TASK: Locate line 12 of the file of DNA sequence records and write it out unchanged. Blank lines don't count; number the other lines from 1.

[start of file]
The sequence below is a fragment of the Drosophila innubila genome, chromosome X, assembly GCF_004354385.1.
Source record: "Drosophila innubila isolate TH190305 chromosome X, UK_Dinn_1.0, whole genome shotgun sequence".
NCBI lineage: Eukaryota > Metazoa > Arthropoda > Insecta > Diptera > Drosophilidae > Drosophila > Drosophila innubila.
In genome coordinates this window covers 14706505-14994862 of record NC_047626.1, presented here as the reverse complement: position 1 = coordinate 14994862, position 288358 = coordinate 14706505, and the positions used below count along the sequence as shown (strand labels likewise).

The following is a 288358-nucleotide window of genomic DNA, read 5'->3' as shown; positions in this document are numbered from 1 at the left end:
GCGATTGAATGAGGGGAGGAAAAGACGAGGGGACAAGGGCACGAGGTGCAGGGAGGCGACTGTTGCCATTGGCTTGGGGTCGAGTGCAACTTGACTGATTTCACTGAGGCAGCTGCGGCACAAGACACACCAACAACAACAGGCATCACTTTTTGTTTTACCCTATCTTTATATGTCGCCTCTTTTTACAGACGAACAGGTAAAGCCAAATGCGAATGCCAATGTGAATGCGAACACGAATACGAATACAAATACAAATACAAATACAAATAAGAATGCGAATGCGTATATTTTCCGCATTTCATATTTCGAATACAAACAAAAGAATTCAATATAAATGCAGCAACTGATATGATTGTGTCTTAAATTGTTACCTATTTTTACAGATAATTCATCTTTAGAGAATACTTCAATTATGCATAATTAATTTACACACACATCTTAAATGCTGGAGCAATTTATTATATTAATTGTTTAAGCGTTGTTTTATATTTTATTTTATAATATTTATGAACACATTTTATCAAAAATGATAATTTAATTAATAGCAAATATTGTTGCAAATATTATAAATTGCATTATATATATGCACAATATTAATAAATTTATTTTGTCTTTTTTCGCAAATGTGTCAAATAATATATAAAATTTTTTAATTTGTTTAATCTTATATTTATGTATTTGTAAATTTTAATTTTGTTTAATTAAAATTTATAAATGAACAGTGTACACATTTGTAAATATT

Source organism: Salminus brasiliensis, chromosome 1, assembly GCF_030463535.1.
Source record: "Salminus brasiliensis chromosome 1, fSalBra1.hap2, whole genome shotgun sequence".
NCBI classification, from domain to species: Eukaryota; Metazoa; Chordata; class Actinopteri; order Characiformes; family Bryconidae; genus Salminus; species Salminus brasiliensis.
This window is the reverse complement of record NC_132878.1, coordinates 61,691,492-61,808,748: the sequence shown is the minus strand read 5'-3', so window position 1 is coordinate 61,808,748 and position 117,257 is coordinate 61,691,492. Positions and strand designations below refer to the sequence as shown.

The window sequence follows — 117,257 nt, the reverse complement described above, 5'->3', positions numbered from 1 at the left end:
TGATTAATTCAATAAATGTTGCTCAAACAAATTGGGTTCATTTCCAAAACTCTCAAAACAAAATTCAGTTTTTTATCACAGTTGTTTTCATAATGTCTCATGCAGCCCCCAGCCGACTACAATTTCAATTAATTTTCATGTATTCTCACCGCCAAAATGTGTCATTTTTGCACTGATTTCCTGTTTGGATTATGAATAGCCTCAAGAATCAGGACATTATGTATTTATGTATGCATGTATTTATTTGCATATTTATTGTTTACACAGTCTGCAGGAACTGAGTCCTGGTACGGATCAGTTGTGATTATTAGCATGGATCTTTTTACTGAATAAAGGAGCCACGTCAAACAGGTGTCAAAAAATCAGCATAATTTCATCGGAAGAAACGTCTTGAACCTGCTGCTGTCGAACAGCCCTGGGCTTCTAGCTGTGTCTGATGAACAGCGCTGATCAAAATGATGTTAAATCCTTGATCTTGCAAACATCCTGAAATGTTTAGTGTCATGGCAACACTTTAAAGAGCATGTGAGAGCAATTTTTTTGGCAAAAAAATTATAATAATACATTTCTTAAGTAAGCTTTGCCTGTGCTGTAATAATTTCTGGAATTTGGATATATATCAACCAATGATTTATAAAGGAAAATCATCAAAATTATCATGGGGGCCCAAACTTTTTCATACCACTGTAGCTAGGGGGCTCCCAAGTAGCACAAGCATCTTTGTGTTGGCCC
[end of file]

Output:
TGATTAATTCAATAAATGTTGCTCAAACAAATTGGGTTCATTTCCAAAACTCTCAAAACAAAATTCAGTTTTTTATCACAGTTGTTTTCATAATGTCTCATGCAGCCCCCAGCCGACTACAATTTCAATTAATTTTCATGTATTCTCACCGCCAAAATGTGTCATTTTTGCACTGATTTCCTGTTTGGATTATGAATAGCCTCAAGAATCAGGACATTATGTATTTATGTATGCATGTATTTATTTGCATATTTATTGTTTACACAGTCTGCAGGAACTGAGTCCTGGTACGGATCAGTTGTGATTATTAGCATGGATCTTTTTACTGAATAAAGGAGCCACGTCAAACAGGTGTCAAAAAATCAGCATAATTTCATCGGAAGAAACGTCTTGAACCTGCTGCTGTCGAACAGCCCTGGGCTTCTAGCTGTGTCTGATGAACAGCGCTGATCAAAATGATGTTAAATCCTTGATCTTGCAAACATCCTGAAATGTTTAGTGTCATGGCAACACTTTAAAGAGCATGTGAGAGCAATTTTTTTGGCAAAAAAATTATAATAATACATTTCTTAAGTAAGCTTTGCCTGTGCTGTAATAATTTCTGGAATTTGGATATATATCAACCAATGATTTATAAAGGAAAATCATCAAAATTATCATGGGGGCCCAAACTTTTTCATACCACTGTAGCTAGGGGGCTCCCAAGTAGCACAAGCATCTTTGTGTTGGCCC